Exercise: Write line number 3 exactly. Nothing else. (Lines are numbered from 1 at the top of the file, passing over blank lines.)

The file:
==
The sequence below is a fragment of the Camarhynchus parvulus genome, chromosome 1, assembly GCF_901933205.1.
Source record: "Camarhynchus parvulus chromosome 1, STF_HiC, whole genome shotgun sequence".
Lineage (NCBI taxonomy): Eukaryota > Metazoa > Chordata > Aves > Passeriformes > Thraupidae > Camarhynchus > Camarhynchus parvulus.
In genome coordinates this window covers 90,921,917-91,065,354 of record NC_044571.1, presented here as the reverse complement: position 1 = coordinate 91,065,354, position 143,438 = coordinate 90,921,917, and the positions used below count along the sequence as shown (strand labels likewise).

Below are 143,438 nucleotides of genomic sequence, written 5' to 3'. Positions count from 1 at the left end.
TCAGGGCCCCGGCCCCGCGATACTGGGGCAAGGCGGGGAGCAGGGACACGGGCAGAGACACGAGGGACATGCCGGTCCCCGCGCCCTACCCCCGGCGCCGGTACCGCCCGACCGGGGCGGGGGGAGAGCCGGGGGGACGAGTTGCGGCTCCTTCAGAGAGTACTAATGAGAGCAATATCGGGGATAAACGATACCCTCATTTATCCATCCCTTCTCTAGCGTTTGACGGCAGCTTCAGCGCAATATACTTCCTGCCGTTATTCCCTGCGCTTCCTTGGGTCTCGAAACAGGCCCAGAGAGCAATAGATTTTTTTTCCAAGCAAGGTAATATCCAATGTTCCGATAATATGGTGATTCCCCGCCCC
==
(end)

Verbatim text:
Lineage (NCBI taxonomy): Eukaryota > Metazoa > Chordata > Aves > Passeriformes > Thraupidae > Camarhynchus > Camarhynchus parvulus.